Sapphire HD4870 Reviewajmatson - July 23, 2008
Category: Video Cards
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ATI and their partners have been strategically marketing the HD 4800 series graphics cards, which have been dominating the review scene lately. In fact, because of the power that the HD 4800 series produces, while maintaining a perfect price point, NVIDIA's partners were forced to cut the prices of their GTX 200 series cards to compete. The flagship of the HD 4800 series as of today, is the HD 4870 video card. We have reviewed two other HD 4870 cards, the PowerColor HD 4870 and the Visiontek HD 4870, in the past few weeks since they have been released. The HD 4870 video cards bring to the table an impressive 1.20 teraflops processing power, packed into an affordable graphics solution.
Today we are going to be taking a look at the Sapphire HD 4870 video card, which is based on the ATI reference design, using the stock Dual Slot cooling design, to keep the temperatures down. As we have seen in the last two HD 4870 reviews, the HD 4800 series cards are plagued with heat issues, which is mostly due to the fans not running at higher speeds as the temperatures rise. This issue is in no way the fault of the card manufacturers, but some have taken steps to allow users to manually control the fan speeds using software developed by the manufacturer. I am curious if Sapphire has looked into the issue to keep their card from heating up enough to cook eggs on it.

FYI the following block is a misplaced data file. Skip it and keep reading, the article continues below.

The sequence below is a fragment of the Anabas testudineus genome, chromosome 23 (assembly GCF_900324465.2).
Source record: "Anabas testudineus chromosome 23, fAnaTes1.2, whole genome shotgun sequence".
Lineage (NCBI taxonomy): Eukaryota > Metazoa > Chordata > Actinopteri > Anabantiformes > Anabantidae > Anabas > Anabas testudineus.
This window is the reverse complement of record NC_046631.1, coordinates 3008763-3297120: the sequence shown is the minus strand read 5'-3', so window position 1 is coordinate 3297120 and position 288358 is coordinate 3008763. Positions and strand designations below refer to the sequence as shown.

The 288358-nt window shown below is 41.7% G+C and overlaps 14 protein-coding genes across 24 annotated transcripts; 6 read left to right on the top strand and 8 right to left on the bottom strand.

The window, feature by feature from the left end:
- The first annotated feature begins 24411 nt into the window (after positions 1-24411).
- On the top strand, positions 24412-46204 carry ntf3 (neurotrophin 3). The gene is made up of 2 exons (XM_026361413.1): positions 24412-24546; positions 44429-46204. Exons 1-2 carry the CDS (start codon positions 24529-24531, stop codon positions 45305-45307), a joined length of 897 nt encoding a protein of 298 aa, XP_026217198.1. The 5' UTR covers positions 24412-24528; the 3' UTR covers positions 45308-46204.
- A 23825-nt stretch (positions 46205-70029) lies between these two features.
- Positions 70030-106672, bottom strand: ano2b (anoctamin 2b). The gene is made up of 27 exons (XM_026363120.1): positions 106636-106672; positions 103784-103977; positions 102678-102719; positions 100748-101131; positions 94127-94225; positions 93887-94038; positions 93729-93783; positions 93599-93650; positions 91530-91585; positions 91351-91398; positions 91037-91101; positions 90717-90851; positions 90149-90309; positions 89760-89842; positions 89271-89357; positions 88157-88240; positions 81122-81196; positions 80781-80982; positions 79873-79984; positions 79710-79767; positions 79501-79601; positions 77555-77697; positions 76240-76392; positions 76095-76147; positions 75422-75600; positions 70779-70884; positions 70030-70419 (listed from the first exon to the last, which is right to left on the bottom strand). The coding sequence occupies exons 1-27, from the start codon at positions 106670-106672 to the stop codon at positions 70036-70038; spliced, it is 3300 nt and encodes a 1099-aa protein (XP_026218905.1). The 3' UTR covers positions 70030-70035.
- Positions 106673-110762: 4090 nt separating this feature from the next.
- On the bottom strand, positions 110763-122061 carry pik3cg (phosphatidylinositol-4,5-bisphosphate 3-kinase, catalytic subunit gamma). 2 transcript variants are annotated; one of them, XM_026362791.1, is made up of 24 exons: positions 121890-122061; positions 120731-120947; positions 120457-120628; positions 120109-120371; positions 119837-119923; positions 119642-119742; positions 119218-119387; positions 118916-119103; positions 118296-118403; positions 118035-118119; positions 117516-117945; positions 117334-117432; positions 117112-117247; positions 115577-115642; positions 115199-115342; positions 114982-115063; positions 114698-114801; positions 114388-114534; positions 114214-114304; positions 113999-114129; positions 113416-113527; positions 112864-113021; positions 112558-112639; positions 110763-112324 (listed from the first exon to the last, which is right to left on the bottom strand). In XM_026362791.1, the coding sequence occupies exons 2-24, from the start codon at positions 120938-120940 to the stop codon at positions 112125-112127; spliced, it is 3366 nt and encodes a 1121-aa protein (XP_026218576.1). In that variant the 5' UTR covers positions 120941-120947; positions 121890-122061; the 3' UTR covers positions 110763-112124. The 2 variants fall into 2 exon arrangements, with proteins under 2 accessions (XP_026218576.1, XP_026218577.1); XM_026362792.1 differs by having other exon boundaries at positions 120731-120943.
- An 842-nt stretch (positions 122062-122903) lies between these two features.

The packaging from Sapphire has always been both pleasing to look at and informative. On the cover they have the slogan "Prepare to Dominate" which gets me all excited and ready to game on this baby. They also include some of the features, as well as stickers showing some of the goodies that they bundled with the HD 4870, which we will take a look at later in the review. The back of the box shows some more of the specifications, as well as highlights from the video card. One thing more and more manufacturers are putting on the box as well are the system requirements. This is very helpful, because as technology gets more advanced, users can keep up with the information needed to see if they will be able to run the card using their current setup.
Opening the packaging leads to a tough cardboard box inside. Sapphire has done a very good job of protecting their card with the hard cardboard box and then surrounding the card with foam and anti-static wrapping. This will prevent any damage that might be caused when the card is in shipping to you or the store you purchase it from. Inside the box is the Sapphire HD 4870 card, a component video out dongle and S-Video dongle, a DVI to VGA adapter, a DVI to HDMI adapter, two 4-pin Molex to 6-pin PCI Express power adapters, a CrossFire interconnect, a manual, the driver CD, a Ruby Rom Volume II goodie disk, a full version of 3DMark06, a CyberLink Power DVD 7 Disk, a CyberLink DVD Suite disk and a 2GB USB sampler Thumb Drive. Sapphire has done a great job with the bundle, giving the consumer a feeling that they get good value for money.
Now that we have everything out of the box, let's move over and take a look at the video card more closely.